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Your Kid Missed School? Here’s Your Felony

Sometime last year while I was at work, I was reading through the local paper.  That’s a practice that I have developed over the past few years. It has helped me on a number of occasions as I’ve learned about pending lawsuits involving clients and eye-witness accounts of allegations involving other clients. It also gives me the pulse of the town and the direction it is headed—especially when the stories involve the local prosecutor.

While I was reading through the paper I ran across an article about a father who was being charged with a Class D felony. His charge stemmed from his failure to ensure that his child attended enough school that year. The prosecutor in the town told the newspaper reporter that he wanted to emphasize the importance of children attending school so he was going to pursue those parents who he believed weren’t having their kids attend school enough.

The parent who was charged with the Class D felony had allowed his child to miss a whopping 12 days of school throughout the school year. I don’t know why the child missed 12 days of school. I just knew I panicked a bit. Here was a prosecutor willing to pursue felony charges, not misdemeanor charges, against parents. Felony charges can have serious consequences that could result in losing the right to vote among other things.

This parent was fighting felony charges for his kid essentially missing less than 2.5 weeks of school throughout an entire school year. By the time I read the article, Addie had already missed about 8 days of school, all for various reasons. Some of the days were missed from the lice plague that had been circling. Some of the days were missed while Addie was in Utah for a family event. And other days were missed because Addie was sick at home with the stomach flu. My kid was more than half of the way to the point where we could be charged with felonies.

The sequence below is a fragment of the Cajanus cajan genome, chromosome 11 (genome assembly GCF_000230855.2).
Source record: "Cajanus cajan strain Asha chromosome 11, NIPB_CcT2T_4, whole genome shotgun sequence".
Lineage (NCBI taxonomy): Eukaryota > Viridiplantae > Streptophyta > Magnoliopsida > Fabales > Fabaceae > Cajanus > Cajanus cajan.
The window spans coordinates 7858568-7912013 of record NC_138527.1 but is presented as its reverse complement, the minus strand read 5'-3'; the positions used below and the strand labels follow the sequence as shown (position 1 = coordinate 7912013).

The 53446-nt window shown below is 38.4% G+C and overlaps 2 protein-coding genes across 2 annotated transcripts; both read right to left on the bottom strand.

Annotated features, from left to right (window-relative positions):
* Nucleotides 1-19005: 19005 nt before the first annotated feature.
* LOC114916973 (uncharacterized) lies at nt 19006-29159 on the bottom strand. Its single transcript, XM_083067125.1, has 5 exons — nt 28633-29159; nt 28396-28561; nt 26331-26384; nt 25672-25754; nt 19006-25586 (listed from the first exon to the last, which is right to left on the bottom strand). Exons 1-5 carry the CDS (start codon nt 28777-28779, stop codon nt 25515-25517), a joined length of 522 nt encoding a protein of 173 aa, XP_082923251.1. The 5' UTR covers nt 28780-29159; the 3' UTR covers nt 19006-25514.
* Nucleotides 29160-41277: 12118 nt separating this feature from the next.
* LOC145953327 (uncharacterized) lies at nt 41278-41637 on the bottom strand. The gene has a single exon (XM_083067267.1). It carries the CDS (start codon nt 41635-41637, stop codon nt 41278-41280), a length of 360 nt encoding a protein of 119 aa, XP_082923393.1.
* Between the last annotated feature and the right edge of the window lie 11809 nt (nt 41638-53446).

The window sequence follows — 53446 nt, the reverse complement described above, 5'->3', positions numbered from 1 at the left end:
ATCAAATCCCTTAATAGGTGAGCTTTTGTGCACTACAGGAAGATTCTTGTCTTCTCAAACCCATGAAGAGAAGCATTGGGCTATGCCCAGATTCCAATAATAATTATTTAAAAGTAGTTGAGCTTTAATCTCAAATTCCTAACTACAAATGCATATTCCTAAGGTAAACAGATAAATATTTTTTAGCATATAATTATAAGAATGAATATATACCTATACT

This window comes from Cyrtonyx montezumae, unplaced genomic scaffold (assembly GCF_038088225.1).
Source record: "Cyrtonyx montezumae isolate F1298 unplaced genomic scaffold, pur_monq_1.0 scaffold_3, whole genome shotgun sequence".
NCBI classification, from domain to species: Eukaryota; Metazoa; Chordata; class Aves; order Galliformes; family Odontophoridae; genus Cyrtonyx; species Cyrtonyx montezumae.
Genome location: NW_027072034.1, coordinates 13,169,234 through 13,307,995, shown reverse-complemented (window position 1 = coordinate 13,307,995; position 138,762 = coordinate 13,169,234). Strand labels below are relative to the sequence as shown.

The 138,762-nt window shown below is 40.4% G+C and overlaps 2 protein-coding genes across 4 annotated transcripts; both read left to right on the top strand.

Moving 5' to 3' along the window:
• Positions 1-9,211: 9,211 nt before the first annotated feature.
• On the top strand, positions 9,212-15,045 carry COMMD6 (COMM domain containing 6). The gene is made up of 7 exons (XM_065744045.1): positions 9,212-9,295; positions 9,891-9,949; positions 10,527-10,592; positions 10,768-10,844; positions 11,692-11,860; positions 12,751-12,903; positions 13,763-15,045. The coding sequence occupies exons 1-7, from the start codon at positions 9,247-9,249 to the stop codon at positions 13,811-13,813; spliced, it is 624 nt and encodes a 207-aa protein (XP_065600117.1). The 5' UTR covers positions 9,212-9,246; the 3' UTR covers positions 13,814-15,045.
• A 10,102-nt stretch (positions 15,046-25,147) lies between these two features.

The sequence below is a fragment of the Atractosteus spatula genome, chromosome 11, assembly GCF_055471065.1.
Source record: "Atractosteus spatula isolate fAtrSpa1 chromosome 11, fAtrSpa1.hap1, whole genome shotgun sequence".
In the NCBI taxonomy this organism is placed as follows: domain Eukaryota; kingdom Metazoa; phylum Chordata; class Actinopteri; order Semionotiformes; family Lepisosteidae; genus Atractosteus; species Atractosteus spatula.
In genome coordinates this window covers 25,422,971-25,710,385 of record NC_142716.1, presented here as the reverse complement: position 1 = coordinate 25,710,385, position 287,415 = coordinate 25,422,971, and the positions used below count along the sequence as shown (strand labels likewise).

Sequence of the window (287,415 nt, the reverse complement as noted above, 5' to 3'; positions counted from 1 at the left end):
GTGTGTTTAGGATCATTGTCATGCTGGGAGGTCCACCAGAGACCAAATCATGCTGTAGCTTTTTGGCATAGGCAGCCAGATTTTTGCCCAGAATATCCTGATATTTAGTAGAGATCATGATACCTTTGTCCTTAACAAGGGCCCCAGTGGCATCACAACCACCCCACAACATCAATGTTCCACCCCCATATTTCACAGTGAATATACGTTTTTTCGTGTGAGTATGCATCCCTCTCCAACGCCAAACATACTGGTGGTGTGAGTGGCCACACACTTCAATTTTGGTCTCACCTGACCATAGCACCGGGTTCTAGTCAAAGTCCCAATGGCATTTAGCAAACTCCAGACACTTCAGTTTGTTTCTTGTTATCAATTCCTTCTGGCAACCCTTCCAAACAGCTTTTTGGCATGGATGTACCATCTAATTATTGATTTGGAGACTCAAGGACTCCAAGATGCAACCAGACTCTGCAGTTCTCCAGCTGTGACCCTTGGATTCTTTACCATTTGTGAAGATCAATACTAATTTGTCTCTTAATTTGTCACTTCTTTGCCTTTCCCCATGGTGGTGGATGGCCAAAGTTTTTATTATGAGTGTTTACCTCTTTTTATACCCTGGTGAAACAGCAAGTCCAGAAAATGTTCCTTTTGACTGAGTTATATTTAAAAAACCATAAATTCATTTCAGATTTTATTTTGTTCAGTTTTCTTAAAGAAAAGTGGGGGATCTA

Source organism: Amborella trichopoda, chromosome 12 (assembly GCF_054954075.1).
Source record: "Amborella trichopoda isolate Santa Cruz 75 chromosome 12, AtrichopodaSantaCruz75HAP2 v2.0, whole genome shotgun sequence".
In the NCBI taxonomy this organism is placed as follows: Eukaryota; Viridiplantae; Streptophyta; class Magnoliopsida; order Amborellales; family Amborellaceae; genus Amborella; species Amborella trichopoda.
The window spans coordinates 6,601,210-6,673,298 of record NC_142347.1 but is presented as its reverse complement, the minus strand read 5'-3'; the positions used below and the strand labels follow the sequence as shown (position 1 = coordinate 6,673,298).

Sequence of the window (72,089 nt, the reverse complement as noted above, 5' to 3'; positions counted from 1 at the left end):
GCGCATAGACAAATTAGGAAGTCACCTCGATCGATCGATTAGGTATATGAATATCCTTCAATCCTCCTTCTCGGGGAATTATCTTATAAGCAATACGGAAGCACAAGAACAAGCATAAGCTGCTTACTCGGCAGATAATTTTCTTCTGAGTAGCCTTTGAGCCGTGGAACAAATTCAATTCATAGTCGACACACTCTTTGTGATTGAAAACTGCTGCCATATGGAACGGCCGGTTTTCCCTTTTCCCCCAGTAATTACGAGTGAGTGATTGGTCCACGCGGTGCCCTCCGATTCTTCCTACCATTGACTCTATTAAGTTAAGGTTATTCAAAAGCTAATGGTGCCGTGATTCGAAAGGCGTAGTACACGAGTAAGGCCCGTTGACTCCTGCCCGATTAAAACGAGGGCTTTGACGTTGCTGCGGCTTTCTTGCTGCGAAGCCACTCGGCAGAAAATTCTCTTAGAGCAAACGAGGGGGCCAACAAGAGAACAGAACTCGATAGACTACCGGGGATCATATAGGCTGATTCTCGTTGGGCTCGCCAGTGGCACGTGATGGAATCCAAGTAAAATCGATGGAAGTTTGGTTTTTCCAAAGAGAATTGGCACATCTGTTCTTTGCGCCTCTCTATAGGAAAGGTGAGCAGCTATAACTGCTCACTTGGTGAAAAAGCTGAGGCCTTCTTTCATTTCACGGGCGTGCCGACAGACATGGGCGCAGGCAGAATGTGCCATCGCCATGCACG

I don’t know how that case turned out.  Several of these cases where the prosecutor has decided to take a sudden stance on things like missing school haven’t ended up with convictions. But ever since I’ve always feared that felony charges are on their way every time Addie is absent.

This year Addie has missed two or three days from the stomach flu. One of those days Addie insisted on going to school and later that day the school called to have us pick her up because she had thrown up in the middle of class. The Disney cruise caused her to miss another 5 days as she had the time of her life in the Caribbean.

We could have had Addie stay home that week instead of going on the cruise. She didn’t have to go on the cruise. She could have stayed and learned all the things her classmates learned while in school. I could have taken the day off work to celebrate her birthday with her. Part of me wanted to go that route, and not just the part of me that wants to avoid felony charges.

I went 7 years when I was a kid without missing a single day of school. I was taught that going to school consistently was important, and I want Addie to have that same attitude. Casey is the opposite. She doesn’t see the need of going to school if there are other important and unique things going on outside school. We’ve had a few battles about it in the past and we’ve developed a nice happy medium.

Hopefully that happy medium doesn’t result in felony charges in the future.

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